Dog-Agility Course For Beginners

Dogs enjoy the exercise and challenge of an agility course.

Jumping Through Hoops

A circular feature to jump through, such as a tire or a Hula-Hoop, can also be added to a course. Regardless of the circle used, the obstacle should be less than 6 inches above the ground.

Weave Poles

“Weave poles are set up in a straight line, and the dog has to weave through the poles,” says Smith. “The dogs have to enter a certain way so they can exit a certain way.” Using Schedule 40 PVC, insert the poles in the ground about 1 or 2 feet, leaving about 2 feet sticking above the ground. Use two contrasting colors of duct tape to mark the poles, alternating the colors. Use end caps to seal off the end of the PVC pipe.

Pause Table

One of the last challenges in professional dog-obstacle courses is the table. After the dog has raced through a variety of obstacles, it has to stop and lie down on the table to show control.

Getting People Interested

The USDAA, American Kennel Club, Canine Performance, and Humane Society have groups available for people who want to learn how to train their dog to run an agility course. “If the park contacted the groups, they might find someone who could come in and provide a short training session,” says Smith.

“The training sessions would help introduce the dog owners on how to train their dog with positive reinforcement by using treats and toys to show the dogs that it is safe and it is OK to do the obstacle.”

For younger handlers, there is a 4-H Dog Agility Project, with the following goals:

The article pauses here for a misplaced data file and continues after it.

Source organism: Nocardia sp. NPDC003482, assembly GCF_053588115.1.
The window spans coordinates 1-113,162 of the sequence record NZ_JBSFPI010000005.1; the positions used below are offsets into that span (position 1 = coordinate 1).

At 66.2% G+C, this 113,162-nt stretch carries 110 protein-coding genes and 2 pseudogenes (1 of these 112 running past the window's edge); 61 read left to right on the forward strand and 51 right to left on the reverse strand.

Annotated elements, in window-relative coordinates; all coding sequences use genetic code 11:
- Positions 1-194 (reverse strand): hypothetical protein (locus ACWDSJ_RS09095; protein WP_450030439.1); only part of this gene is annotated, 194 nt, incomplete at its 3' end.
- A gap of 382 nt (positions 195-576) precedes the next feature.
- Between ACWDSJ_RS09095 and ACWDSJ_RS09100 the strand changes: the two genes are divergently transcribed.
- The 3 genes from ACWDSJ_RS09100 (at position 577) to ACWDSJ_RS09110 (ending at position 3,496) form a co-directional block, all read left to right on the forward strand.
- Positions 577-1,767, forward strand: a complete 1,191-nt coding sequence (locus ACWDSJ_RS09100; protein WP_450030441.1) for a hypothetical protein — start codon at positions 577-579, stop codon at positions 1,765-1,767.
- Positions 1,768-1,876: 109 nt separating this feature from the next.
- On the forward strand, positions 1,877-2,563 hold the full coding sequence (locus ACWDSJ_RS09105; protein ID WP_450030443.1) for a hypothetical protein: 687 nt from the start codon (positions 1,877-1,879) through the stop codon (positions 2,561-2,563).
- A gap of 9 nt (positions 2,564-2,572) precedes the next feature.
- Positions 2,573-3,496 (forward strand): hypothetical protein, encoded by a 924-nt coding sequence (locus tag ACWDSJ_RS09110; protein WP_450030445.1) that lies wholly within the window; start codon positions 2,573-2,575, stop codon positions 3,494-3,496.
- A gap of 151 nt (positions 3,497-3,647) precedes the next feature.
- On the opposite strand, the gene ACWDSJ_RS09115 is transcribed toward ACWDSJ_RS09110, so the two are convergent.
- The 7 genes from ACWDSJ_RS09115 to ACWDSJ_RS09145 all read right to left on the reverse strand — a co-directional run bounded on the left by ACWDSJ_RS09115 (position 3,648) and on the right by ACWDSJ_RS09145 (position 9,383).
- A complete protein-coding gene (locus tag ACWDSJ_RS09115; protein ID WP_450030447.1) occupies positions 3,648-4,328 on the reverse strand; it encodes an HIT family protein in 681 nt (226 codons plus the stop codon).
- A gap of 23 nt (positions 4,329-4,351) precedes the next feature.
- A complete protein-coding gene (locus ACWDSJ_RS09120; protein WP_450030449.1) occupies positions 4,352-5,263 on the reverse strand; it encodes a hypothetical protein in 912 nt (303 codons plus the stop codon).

• Provide positive motivational-training methods, interactions with the dog.

• Enhance a working relationship between the dog and handler.

• Provide a better conditioned dog and handler.

• Promote good sportsmanship and citizenship.

• Promote a well-rounded handler and dog team.

• Build confidence in both dog and handler.

• Provide a variety of competitive areas for the dog project.

Start Small And Build

Just as with dogs that have never experienced an agility course, start small and build confidence. As more dog owners use the course, build a base of loyal fans by communicating with them through a park’s website, e-mail, Twitter, and Facebook page. You’ll need their support and enthusiasm before moving on to a competition-level dog-agility course for your park.

Tammy York is the owner of LandShark Communications LLC which specializes in media and public relations for outdoor recreation businesses. Her book, 60 Hikes Within 60 Miles: Cincinnati, is available online and in bookstores. You can reach her at tammy@landsharkcommunications.com.

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